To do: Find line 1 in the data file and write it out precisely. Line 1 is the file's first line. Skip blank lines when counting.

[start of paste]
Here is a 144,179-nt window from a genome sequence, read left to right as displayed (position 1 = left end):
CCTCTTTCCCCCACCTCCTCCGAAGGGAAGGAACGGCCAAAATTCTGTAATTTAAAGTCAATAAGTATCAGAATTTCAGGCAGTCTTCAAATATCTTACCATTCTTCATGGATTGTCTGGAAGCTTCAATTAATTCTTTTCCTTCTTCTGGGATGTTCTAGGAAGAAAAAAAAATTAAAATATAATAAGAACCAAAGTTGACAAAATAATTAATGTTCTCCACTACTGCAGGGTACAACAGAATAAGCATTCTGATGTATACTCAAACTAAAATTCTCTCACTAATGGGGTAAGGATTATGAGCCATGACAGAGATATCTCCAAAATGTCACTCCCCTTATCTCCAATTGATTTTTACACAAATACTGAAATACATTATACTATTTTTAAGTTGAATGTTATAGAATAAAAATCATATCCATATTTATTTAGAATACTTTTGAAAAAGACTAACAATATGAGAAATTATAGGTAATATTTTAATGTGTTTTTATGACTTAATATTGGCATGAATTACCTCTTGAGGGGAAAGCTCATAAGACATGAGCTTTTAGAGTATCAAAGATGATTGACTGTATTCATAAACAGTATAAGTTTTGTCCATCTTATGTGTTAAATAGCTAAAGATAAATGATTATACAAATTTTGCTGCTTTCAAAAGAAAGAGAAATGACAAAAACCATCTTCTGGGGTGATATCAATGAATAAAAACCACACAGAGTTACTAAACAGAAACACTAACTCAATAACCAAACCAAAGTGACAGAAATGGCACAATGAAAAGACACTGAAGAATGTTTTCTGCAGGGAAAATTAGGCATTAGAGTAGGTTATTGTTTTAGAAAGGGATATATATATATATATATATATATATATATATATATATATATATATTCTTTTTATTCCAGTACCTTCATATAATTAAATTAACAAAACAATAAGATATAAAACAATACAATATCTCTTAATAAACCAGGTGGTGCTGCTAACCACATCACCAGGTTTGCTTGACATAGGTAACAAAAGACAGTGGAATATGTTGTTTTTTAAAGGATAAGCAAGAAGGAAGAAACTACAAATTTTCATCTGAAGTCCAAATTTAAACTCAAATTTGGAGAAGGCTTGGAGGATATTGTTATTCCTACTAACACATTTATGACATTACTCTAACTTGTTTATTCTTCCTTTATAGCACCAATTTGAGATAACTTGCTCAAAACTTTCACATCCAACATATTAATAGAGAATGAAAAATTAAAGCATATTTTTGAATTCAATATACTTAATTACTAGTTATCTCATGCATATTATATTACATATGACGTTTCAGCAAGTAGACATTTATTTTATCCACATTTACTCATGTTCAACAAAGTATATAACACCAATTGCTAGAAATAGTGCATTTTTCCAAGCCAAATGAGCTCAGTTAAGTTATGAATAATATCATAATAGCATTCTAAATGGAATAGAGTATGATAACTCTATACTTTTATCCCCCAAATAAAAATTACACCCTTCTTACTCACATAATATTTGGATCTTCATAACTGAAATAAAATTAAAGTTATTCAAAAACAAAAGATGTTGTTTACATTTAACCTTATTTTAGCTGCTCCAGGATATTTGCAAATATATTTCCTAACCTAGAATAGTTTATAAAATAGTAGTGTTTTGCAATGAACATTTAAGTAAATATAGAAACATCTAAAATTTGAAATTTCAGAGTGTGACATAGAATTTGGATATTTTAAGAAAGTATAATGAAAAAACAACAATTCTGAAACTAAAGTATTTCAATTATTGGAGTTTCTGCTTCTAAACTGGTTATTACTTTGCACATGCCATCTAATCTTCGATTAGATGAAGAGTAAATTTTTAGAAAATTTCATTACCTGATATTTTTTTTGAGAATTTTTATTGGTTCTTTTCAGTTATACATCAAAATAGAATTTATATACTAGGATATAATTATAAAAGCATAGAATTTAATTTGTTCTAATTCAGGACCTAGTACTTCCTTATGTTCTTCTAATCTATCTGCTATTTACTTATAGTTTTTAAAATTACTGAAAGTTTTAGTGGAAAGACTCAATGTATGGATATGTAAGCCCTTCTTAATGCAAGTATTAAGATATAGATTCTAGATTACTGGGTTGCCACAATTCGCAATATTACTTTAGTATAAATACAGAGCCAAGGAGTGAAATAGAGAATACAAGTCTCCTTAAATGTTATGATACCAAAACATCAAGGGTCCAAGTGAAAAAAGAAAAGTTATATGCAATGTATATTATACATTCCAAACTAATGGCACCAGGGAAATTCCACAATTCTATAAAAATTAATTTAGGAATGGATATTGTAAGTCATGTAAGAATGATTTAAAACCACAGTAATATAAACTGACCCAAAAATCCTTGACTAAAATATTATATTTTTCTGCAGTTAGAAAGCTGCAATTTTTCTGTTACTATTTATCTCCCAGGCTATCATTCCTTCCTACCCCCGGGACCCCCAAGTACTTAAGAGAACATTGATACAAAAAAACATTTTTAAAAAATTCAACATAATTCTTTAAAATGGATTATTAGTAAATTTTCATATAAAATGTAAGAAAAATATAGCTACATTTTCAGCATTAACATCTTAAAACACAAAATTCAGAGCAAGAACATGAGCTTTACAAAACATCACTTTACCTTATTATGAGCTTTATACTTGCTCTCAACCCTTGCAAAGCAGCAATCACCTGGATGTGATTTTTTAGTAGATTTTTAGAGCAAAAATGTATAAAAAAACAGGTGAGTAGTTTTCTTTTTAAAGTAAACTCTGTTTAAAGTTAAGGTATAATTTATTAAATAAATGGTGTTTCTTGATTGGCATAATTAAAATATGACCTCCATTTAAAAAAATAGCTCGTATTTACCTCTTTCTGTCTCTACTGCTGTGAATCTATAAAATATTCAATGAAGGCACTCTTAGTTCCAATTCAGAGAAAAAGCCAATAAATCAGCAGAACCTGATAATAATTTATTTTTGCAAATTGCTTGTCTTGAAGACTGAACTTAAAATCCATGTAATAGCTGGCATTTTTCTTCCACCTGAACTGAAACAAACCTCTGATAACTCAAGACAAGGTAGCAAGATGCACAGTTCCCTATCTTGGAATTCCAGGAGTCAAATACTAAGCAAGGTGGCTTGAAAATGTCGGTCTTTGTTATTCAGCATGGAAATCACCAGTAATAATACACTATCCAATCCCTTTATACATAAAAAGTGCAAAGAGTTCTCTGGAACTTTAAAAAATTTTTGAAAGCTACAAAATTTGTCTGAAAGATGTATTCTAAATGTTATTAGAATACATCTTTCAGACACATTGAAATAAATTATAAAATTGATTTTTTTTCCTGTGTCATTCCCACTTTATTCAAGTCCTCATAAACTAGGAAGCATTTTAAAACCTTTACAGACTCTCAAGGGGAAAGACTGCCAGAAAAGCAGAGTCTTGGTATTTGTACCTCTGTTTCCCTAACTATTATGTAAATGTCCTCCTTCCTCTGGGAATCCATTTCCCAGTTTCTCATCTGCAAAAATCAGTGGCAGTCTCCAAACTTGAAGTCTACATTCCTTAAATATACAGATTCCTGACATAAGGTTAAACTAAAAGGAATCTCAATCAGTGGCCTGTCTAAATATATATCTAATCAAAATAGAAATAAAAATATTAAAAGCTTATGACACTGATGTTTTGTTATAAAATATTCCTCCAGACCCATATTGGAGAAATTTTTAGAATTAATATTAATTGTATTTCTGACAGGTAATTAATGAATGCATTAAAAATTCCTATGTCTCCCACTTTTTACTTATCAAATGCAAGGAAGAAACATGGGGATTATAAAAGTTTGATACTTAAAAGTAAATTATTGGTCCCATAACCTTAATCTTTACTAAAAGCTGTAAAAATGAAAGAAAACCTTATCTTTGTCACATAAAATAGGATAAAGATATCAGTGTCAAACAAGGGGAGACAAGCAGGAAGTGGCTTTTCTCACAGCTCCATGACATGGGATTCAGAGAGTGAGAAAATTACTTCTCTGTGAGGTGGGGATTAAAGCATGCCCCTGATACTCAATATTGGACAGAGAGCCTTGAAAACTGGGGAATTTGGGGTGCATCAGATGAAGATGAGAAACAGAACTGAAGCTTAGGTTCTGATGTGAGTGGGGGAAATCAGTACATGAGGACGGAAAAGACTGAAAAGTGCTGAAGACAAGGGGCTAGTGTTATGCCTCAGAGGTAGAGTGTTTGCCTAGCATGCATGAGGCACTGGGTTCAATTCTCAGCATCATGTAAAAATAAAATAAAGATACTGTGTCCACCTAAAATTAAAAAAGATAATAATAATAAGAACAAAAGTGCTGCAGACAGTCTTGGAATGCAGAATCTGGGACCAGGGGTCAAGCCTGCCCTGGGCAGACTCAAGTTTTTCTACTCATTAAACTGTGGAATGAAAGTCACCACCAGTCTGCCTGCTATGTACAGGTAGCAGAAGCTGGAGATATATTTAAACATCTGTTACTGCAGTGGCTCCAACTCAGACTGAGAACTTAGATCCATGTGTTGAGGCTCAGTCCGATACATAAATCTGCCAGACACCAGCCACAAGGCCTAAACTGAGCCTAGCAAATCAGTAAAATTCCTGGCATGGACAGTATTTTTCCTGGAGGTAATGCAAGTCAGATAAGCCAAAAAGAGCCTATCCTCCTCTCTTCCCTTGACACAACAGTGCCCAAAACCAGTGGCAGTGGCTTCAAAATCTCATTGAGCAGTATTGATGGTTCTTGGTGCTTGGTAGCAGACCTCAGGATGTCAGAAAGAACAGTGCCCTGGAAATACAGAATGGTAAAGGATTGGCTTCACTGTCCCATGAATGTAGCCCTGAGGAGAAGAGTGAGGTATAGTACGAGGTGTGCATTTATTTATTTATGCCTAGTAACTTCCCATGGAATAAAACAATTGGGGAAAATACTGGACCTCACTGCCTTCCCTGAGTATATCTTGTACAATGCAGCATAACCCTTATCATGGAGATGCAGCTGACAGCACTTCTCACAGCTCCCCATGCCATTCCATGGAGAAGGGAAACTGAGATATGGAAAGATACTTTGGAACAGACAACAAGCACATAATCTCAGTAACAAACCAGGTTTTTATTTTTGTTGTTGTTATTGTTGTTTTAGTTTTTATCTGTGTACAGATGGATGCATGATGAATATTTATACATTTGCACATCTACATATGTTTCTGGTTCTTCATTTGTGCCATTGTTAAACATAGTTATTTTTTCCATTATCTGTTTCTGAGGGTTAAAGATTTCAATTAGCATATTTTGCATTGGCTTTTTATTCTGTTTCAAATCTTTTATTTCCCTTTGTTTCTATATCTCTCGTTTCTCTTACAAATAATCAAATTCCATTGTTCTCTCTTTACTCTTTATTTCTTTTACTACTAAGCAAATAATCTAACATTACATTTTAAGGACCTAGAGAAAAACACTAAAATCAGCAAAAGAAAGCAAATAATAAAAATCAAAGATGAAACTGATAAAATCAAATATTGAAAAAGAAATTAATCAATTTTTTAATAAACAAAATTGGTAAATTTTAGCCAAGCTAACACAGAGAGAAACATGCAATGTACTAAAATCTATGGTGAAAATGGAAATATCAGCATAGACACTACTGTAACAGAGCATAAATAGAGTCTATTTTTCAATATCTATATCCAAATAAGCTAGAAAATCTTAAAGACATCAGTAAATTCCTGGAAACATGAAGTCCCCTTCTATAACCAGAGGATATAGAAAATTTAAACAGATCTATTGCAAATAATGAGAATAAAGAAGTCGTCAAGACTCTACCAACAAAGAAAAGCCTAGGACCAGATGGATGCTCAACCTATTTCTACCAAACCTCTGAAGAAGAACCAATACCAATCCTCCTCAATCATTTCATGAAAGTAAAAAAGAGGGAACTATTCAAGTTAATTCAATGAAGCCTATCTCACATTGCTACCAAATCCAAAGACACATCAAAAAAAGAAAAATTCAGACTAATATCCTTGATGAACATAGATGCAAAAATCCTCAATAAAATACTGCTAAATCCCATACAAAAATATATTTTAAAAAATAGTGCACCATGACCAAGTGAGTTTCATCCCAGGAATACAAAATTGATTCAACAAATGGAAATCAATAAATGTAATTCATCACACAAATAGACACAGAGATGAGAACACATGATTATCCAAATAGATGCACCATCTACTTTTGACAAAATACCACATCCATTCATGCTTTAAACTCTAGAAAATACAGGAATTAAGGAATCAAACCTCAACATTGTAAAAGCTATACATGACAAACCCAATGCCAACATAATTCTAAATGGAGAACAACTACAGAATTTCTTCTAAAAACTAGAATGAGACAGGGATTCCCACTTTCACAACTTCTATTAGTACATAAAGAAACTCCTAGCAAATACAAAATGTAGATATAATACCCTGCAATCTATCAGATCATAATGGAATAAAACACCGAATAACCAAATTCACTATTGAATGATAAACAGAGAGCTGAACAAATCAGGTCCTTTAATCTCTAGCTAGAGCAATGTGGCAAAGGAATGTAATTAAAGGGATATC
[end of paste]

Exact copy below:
Here is a 144,179-nt window from a genome sequence, read left to right as displayed (position 1 = left end):